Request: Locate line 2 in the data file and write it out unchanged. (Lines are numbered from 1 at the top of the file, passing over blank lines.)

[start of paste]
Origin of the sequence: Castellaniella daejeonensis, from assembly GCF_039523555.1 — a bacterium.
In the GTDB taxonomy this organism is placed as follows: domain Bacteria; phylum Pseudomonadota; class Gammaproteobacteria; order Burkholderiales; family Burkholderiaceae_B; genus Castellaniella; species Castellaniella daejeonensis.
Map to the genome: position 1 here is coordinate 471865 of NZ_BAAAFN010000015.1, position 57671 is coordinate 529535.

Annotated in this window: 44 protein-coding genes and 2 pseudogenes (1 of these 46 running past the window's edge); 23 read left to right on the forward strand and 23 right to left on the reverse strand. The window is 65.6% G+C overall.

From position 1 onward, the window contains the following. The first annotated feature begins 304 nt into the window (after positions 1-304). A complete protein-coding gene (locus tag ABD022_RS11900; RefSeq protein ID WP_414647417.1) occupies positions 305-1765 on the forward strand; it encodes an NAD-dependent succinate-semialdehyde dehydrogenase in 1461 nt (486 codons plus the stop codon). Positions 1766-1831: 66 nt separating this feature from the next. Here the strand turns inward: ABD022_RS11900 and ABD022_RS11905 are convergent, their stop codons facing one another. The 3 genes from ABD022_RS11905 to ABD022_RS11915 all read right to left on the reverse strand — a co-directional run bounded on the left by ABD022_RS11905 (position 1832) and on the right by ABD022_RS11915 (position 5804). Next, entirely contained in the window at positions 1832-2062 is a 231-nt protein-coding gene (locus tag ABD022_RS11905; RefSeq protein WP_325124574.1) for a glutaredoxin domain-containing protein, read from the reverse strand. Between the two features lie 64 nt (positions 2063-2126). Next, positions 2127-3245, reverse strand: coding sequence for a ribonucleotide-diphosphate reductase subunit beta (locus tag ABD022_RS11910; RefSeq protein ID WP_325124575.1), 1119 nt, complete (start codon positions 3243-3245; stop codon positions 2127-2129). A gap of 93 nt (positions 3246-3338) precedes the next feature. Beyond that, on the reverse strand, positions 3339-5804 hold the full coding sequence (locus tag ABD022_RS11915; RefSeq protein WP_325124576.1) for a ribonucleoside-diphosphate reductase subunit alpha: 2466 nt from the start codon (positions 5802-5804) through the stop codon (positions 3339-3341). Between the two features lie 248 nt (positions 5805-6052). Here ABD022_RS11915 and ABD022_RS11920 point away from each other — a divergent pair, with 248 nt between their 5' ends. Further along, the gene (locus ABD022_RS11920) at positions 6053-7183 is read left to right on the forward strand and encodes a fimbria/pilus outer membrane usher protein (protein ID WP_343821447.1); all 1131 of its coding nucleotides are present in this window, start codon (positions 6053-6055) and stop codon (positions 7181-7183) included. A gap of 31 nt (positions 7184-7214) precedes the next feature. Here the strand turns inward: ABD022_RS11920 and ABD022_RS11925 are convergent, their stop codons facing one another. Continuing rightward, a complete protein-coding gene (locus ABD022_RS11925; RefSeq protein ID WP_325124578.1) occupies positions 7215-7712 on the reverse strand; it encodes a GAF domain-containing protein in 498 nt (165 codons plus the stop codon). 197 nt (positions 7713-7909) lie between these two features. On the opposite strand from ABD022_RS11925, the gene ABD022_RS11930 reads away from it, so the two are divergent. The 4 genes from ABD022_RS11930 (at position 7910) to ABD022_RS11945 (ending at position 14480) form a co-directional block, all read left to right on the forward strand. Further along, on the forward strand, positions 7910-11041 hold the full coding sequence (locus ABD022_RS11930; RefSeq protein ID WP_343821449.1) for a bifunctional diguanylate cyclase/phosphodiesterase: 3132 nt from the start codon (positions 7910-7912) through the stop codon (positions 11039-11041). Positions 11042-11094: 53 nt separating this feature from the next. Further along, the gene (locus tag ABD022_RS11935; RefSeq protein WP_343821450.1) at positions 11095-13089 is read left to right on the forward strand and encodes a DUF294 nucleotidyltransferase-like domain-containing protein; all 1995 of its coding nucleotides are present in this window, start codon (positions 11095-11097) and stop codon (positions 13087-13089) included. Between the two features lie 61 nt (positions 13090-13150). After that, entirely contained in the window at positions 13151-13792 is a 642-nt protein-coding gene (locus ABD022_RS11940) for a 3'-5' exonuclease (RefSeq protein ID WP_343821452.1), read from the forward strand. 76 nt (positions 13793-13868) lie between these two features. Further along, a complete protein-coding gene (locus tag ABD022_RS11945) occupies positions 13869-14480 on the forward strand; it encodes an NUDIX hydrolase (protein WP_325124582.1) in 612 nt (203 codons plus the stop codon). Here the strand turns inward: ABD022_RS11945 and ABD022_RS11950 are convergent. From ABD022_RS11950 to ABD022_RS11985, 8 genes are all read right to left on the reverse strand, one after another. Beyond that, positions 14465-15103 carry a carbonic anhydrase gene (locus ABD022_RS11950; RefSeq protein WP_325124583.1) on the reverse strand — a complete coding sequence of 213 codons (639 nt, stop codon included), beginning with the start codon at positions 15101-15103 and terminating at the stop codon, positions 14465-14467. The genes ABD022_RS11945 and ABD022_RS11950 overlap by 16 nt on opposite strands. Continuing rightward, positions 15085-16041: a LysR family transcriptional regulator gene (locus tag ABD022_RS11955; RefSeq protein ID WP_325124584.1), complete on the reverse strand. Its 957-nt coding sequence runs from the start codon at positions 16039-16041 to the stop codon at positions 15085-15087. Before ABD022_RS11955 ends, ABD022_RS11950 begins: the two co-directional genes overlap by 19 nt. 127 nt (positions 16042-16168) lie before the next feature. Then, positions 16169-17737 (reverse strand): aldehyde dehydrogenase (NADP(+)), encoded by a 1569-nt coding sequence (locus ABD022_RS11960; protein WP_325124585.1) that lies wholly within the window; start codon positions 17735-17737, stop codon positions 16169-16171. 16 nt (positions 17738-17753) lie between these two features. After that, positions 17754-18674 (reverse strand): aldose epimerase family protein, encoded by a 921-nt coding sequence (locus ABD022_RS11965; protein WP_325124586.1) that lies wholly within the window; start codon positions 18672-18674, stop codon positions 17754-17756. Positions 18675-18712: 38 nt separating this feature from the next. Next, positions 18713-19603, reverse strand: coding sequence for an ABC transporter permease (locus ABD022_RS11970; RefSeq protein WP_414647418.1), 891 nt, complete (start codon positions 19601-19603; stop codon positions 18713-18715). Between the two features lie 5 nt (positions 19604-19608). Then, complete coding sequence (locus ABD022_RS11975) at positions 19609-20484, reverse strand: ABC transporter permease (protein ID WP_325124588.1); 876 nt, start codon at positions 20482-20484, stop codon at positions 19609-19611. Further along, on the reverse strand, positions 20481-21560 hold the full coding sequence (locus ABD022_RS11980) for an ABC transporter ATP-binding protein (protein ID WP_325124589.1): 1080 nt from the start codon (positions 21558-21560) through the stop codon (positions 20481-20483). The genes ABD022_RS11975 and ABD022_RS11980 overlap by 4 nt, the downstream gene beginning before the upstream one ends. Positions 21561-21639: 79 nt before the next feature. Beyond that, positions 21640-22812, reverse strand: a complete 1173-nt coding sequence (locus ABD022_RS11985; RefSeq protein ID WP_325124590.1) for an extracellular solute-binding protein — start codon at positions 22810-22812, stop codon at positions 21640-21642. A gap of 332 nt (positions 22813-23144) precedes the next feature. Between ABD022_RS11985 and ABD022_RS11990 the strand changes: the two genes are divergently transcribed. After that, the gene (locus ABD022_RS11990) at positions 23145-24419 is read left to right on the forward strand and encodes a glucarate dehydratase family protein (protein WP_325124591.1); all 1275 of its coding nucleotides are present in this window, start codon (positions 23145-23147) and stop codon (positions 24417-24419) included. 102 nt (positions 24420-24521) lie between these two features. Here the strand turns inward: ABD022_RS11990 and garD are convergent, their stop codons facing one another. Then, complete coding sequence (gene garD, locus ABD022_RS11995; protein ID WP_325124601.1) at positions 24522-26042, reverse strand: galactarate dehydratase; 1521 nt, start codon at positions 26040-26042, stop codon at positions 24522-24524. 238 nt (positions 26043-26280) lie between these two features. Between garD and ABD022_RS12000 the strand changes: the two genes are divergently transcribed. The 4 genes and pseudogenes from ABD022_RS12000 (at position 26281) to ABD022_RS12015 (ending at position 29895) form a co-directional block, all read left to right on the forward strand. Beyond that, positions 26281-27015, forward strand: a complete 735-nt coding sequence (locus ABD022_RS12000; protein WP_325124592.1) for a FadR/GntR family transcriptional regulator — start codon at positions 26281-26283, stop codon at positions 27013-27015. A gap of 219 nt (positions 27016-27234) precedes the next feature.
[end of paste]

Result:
In the GTDB taxonomy this organism is placed as follows: domain Bacteria; phylum Pseudomonadota; class Gammaproteobacteria; order Burkholderiales; family Burkholderiaceae_B; genus Castellaniella; species Castellaniella daejeonensis.